Foreword- The Preservation of Innocence: The 2019 Supreme Court Term
Rosalinde and Arthur Gilbert Professor in Civil Rights and Civil Liberties, UCLA
Every term of the Supreme Court includes decisions of great import. By design, the cases that the Court selects for consideration are deemed to be legally and socially significant.[i] This term, the Court decided on such high-stakes issues—abortion, immigration, health care, and executive power—all of which have preoccupied it before. As in the past, the Court’s rulings were implicated and issued in the context of pivotal social, political, and economic events. In this regard, one could say that the 2019 Term was not all that unusual. But that characterization would ignore what has been a remarkable season for the Court, both with regard to the societal context in which the term unfolded and, with few exceptions, the Court’s apparent disregard of the salience of that context. Instead, the general tack was to adhere tightly to text, to original meaning, even as the stakes and principles implicated could not have been more consequential. Legal formalism is certainly not unique to this Court, nor to this term, but in key decisions, the distance between the Court’s projection of the world and actual conditions is truly striking.
It is worth reviewing just some of the cataclysmic events that unfolded during the 2019 Term: There was the impeachment of the president; a tumultuous and contentious presidential campaign; a once-in-a-century deadly pandemic caused by a novel and highly contagious virus; an ensuing economic crash and depression; and the recurring nightmare of Black people shot, beaten or choked to death by the police or their self-appointed fill-ins. The intersecting pandemics of COVID-19 and state-sanctioned, anti-Black violence underscored and exposed the entrenched and lethal character of racialized inequality, triggering the most sustained and far-reaching social mobilization in decades. Long ignored demands for a racial reckoning and fundamental transformation became ubiquitous and inescapable. There were multiple crises at the southern border, including the separation—in some instances, ongoing—of minor children from their parents,[ii] and the exclusion and detention of thousands of desperate people.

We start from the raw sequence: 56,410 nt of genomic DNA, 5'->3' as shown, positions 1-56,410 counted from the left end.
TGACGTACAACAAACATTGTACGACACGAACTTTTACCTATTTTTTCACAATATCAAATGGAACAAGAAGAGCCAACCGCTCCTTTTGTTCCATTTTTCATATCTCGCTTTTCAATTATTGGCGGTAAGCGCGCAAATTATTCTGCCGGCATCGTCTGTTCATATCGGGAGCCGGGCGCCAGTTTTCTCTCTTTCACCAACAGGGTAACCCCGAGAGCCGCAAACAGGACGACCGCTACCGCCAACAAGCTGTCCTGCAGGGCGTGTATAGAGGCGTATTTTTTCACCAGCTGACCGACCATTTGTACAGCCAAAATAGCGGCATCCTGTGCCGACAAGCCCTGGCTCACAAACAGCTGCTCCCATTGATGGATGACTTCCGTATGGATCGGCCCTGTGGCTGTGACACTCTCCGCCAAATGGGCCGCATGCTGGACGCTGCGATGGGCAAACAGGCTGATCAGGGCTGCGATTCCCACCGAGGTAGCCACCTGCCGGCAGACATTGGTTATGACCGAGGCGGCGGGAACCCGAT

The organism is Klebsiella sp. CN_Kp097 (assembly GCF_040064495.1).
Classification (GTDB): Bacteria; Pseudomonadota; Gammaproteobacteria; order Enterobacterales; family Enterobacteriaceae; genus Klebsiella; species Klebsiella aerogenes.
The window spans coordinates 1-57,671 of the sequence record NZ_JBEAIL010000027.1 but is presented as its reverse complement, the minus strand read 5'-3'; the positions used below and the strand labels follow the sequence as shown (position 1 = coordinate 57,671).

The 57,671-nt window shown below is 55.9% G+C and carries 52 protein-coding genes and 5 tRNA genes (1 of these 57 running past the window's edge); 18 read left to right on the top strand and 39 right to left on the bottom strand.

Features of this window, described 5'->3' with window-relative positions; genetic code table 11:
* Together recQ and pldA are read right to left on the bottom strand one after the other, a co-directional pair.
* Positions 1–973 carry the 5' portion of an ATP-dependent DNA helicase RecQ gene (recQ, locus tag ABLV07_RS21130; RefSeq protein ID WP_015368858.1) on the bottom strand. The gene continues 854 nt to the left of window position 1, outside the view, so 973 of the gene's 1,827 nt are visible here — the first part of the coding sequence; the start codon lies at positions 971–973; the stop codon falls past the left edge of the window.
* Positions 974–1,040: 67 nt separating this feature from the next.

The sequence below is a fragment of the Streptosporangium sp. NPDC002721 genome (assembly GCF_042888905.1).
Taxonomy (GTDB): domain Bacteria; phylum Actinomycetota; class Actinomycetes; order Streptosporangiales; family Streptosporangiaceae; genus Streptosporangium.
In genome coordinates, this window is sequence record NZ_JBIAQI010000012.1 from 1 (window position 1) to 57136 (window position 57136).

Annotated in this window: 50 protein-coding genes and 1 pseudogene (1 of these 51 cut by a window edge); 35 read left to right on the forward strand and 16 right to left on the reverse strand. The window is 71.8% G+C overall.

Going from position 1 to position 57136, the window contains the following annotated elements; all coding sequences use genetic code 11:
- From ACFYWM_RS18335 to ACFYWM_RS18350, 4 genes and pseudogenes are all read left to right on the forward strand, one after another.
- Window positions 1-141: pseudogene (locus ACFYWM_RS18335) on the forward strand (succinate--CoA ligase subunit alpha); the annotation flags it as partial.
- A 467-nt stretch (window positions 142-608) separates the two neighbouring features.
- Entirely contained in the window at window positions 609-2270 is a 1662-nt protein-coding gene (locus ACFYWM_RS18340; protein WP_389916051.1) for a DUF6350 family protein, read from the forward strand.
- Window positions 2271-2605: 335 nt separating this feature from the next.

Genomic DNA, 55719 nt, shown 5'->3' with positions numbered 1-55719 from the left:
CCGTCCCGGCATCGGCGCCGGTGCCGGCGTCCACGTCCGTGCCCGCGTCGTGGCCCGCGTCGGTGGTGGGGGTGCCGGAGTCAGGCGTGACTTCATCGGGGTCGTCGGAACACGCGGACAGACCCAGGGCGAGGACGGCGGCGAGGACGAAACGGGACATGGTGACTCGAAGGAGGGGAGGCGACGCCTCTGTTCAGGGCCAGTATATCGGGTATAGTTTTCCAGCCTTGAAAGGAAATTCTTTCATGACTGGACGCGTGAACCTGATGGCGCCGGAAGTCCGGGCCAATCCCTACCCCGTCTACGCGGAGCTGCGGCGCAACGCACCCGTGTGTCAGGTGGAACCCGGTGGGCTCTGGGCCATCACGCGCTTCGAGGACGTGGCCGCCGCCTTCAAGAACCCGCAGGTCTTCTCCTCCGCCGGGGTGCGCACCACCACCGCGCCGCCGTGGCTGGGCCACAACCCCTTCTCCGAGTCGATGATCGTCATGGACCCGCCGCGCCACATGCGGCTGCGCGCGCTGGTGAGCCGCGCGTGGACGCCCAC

The virus, however, defied all boundaries. In response, President Trump and his administration distorted, derided, and politicized public health measures as hospitals, health care workers, and mortuaries were overwhelmed. The election infrastructure was subject to a disinformation campaign, fueled by the president and abetted by a supporting cast of politicians and officials fearful of incurring his anger. A toxic social media ecosystem amplified and legitimated ever more unhinged claims and conspiracy theories that in turn spawned vigilante plots such as that concocted by an anti-lockdown group in Michigan to kidnap Michigan’s Governor Whitmer. Trump administration officials authorized the deployment of tear gas on peaceful demonstrators near the White House so that President Trump could pose for a photo before a historic church. The Court itself became the center of controversy with the death of Justice Ruth Bader Ginsburg. Days after Justice Ginsburg’s death and a little more than a month from the election, the president took the unprecedented step of naming her replacement. The White House Rose Garden celebration of the announcement became a COVID-19 superspreader event. To paraphrase the peerless James Baldwin, the 2019‒2020 Term came during the fire this time.[iii]
Yet, notwithstanding the raging fires in the real world, in the main, the Court’s decisions seemed to issue from an imagined universe where there is not even a wisp of smoke. What explains the profound disjuncture between the Court’s stance and the extraordinary facts on the ground?